“I’m hoping to get three fights so, potentially, 2017 could be a huge year.”

And one of those could be a 126lbs unification against IBF champion Lee Selby who was also in attendance last Friday night in Edinburgh to watch his brother Andrew in action.

“Lee’s here. Great fighter and that would be a huge fight, but I would like to do that one in Belfast at Windsor Park. It’s been refurbished, a state of the art arena. In the summer, why not? Whoever it may be, all the fights going to the end of my career I want them to be big fights.

“2016 was a great year but we’re starting it off with a bang with Santa Cruz in the early part [of next year]. Santa Cruz, Windsor Park in the summer at home and who knows what after that but I’d like to fight three times.

“I want to be involved in big fights. Names and the big venues, that’s what excites me. I don’t want to be fighting people I don’t know about.

“I want big names; Selby, Santa Cruz, Mares, (WBC champion) Gary Russell, (WBO champion) Valdez… all these guys. It’s important for me to be involved in big fights. I’m creating a bit of a legacy and also big names bring the big dough, and I want a bit of security for myself and my family.”

As Frampton’s reputation continues to grow around the world, so does the one belonging to his trainer Shane McGuigan. The 27-year-old hung up his own gloves six years ago and has since went on to become one of the sport’s most in-demand trainers. His squad of fighters not only features the blossoming talents of Conrad Cummings, Josh Taylor and Josh Pritchard, but contains a mix of a star power with Frampton, George Groves and David Haye.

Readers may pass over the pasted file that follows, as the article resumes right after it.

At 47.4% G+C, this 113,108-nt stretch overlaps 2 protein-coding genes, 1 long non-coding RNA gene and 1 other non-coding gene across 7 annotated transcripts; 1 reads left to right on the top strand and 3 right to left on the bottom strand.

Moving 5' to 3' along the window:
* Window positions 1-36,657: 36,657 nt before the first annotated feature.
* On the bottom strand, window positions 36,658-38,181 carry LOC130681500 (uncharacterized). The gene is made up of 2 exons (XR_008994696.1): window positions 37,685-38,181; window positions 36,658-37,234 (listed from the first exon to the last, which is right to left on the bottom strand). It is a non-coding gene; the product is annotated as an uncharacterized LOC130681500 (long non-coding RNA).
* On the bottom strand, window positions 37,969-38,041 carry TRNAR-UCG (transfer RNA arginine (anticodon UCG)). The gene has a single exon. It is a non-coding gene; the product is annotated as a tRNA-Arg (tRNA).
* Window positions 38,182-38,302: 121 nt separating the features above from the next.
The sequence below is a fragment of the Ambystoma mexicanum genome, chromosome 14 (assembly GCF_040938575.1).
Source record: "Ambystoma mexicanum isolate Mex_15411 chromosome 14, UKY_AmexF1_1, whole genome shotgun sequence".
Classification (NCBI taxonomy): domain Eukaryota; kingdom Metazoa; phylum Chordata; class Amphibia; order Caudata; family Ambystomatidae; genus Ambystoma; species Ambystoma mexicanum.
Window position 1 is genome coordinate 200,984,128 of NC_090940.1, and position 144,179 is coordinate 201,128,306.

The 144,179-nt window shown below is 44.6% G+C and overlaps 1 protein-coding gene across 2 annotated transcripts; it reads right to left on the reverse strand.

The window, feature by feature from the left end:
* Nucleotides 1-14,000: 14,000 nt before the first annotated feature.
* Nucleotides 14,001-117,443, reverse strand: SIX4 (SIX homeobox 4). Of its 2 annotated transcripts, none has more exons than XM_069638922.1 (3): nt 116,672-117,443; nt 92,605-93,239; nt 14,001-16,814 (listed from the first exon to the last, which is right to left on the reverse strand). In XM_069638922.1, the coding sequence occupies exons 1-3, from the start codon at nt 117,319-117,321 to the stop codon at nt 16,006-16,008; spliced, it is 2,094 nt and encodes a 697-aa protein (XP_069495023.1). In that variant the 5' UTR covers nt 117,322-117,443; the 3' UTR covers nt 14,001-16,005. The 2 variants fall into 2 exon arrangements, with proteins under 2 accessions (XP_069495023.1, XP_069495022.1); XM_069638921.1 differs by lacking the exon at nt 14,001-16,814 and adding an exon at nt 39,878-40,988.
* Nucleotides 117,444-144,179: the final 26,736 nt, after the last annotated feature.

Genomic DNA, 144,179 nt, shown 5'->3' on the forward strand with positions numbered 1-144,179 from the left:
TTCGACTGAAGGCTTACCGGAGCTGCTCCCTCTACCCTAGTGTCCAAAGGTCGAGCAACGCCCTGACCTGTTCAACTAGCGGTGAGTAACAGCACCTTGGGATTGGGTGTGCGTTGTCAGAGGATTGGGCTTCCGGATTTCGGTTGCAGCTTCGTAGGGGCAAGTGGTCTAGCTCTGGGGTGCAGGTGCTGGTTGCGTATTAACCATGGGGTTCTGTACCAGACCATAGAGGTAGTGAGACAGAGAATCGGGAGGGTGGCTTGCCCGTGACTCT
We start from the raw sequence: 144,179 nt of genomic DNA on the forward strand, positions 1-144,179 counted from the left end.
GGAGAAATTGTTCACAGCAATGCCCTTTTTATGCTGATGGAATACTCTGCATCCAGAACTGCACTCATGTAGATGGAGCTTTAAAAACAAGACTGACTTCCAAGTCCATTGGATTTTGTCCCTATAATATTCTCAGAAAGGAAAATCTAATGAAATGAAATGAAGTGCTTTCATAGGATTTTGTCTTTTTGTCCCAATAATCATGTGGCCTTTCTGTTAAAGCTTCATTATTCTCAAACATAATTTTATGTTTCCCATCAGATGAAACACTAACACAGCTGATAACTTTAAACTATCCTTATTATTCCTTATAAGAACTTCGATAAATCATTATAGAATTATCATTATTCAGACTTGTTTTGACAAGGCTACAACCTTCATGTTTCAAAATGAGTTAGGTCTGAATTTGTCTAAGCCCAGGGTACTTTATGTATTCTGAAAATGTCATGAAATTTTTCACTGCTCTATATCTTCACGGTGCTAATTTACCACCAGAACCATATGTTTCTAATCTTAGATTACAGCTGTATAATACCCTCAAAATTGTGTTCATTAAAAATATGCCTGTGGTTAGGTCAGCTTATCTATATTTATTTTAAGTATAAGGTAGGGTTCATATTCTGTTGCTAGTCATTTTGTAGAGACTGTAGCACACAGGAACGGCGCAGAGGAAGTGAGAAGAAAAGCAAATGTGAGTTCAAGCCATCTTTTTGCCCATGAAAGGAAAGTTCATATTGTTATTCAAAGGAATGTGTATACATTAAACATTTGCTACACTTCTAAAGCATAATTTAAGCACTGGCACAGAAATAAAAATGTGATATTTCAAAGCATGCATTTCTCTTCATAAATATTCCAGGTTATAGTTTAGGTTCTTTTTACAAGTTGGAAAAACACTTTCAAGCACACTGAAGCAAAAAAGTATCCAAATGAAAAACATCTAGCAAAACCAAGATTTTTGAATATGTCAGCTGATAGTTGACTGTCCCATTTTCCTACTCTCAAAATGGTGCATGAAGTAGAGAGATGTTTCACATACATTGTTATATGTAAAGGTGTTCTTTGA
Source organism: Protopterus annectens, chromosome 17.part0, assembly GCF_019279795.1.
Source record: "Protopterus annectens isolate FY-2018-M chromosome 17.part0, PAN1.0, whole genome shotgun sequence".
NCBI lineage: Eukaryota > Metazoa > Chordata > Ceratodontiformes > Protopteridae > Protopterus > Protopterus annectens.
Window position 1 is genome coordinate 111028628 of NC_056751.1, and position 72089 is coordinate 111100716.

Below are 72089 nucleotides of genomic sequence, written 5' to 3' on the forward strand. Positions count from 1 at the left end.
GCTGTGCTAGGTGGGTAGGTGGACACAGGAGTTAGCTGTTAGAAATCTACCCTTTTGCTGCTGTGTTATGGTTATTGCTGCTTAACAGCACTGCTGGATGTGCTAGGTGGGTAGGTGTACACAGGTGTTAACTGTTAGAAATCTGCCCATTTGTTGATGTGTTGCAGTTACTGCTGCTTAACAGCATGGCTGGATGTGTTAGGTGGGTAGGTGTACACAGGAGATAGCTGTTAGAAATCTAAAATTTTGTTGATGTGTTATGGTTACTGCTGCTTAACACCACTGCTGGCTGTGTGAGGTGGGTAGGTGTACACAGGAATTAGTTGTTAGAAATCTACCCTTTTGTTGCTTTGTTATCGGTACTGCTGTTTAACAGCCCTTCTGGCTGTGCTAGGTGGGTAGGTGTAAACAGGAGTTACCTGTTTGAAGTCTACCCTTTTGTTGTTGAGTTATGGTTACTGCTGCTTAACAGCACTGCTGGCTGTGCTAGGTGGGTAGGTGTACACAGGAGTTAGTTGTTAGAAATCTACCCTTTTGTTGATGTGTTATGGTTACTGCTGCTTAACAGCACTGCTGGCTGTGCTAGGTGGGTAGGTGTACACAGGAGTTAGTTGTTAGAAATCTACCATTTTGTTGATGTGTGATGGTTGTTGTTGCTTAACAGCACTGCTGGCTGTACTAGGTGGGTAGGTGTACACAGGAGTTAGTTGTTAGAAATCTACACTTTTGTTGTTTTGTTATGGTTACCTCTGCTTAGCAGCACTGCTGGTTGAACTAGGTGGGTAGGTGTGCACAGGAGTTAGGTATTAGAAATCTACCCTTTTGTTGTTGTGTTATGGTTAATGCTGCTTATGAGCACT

Shane and Carl met in 2008 after each of them had won amateur titles in Belfast on the same night. Not long after McGuigan would go on to work Frampton’s corner in a part-time capacity before taking over after Frampton’s tenth professional fight against Robbie Turley.

Frampton is thrilled, not only at his own success but that of his trainer as well.

“He’s a brilliant trainer and I’ve been telling everyone for years he is, and I knew it was only a matter of time before big names like Groves and Haye would ask to train with him.

“He’s a class act, he really is. He knows the game inside out. He’s a young lad. It’s a strange situation that he’s younger than a lot of his fighters but he’s brilliant, he really is. I feel he’s helped me improve as a fighter. If you look at Groves’ performance against Martin Murray [it] was almost punch perfect and he needed that. He needed a big win. No disrespect to (Groves’ former trainer) Paddy Fitzpatrick [but] I believe if Shane was in his corner against Badou Jack he wins the fight.”

McGuigan’s gym in Battersea is turning into a powerhouse of British and world boxing. Youth, experience, skill and power combine to produce an all-star squad that is going from strength to strength. And Frampton says that everyone, including himself, reaps the benefits of working alongside the talents of fighters like Groves and Haye.

“I’ve done a lot in my own career but you look at guys like George Groves, I look up to him. I look up to David Haye, he’s a great fighter. For me it’s a travesty that George hasn’t won a world title yet. There’s lesser guys that are world champions at the minute, and they wouldn’t lace George Gloves’ boots… or gloves (laughs).

“I’d seen him in the gym, and I seen him up close and personal, and in my opinion he has the best jab I’ve ever seen. He hurts people with his jab. He’s a big lad and has really long arms and hurts people with the jab. It’s good to see and I believe Shane can bring him a world title.”